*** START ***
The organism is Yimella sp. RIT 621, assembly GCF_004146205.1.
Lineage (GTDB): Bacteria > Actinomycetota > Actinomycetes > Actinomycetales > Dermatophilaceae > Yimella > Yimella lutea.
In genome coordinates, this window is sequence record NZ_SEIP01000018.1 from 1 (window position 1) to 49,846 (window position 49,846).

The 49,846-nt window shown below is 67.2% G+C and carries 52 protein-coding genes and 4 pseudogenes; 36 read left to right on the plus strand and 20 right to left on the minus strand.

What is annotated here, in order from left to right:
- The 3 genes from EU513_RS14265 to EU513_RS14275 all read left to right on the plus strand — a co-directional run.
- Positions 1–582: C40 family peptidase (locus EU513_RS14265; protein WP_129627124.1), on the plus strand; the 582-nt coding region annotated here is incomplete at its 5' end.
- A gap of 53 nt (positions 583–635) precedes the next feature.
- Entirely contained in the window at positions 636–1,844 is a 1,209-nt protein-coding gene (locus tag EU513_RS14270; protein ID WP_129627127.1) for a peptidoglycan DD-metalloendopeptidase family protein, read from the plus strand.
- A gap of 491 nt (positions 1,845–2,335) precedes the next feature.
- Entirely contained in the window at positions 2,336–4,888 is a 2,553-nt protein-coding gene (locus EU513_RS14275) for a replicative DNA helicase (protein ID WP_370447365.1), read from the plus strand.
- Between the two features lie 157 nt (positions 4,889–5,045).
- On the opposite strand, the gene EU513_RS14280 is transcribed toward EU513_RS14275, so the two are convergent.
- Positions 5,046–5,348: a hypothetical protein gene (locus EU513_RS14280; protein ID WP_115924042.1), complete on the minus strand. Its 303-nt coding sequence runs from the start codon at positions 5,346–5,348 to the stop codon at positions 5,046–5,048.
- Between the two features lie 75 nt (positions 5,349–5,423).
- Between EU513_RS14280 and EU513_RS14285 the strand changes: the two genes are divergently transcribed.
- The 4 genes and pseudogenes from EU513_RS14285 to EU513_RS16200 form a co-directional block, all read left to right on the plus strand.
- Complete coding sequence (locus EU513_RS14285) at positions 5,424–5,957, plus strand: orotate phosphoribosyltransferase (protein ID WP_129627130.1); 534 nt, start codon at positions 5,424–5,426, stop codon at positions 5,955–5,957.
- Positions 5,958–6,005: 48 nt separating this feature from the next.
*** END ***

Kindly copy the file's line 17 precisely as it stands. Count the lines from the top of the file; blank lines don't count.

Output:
- The 4 genes and pseudogenes from EU513_RS14285 to EU513_RS16200 form a co-directional block, all read left to right on the plus strand.